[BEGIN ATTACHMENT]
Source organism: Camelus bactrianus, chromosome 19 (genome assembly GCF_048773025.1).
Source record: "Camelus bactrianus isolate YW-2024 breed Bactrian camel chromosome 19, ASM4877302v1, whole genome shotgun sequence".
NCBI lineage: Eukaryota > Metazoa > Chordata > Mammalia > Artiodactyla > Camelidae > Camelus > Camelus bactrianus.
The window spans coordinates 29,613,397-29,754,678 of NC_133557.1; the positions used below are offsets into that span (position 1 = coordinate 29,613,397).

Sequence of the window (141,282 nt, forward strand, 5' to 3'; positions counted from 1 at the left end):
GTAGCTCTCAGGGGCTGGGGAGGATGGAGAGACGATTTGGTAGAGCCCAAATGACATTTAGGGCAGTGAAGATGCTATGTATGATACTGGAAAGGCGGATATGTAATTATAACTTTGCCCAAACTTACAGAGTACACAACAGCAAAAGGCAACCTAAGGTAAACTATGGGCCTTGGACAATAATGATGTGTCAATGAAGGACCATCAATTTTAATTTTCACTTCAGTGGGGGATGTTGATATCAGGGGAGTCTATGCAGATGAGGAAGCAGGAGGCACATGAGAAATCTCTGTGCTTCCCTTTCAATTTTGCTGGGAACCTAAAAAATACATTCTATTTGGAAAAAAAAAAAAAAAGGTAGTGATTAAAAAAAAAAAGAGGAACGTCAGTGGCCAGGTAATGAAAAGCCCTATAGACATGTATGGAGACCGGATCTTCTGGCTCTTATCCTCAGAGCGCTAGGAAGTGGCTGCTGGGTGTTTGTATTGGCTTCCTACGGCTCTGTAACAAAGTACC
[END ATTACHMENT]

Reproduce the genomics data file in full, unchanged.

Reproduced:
Source organism: Camelus bactrianus, chromosome 19 (genome assembly GCF_048773025.1).
Source record: "Camelus bactrianus isolate YW-2024 breed Bactrian camel chromosome 19, ASM4877302v1, whole genome shotgun sequence".
NCBI lineage: Eukaryota > Metazoa > Chordata > Mammalia > Artiodactyla > Camelidae > Camelus > Camelus bactrianus.
The window spans coordinates 29,613,397-29,754,678 of NC_133557.1; the positions used below are offsets into that span (position 1 = coordinate 29,613,397).

Sequence of the window (141,282 nt, forward strand, 5' to 3'; positions counted from 1 at the left end):
GTAGCTCTCAGGGGCTGGGGAGGATGGAGAGACGATTTGGTAGAGCCCAAATGACATTTAGGGCAGTGAAGATGCTATGTATGATACTGGAAAGGCGGATATGTAATTATAACTTTGCCCAAACTTACAGAGTACACAACAGCAAAAGGCAACCTAAGGTAAACTATGGGCCTTGGACAATAATGATGTGTCAATGAAGGACCATCAATTTTAATTTTCACTTCAGTGGGGGATGTTGATATCAGGGGAGTCTATGCAGATGAGGAAGCAGGAGGCACATGAGAAATCTCTGTGCTTCCCTTTCAATTTTGCTGGGAACCTAAAAAATACATTCTATTTGGAAAAAAAAAAAAAAAGGTAGTGATTAAAAAAAAAAAGAGGAACGTCAGTGGCCAGGTAATGAAAAGCCCTATAGACATGTATGGAGACCGGATCTTCTGGCTCTTATCCTCAGAGCGCTAGGAAGTGGCTGCTGGGTGTTTGTATTGGCTTCCTACGGCTCTGTAACAAAGTACC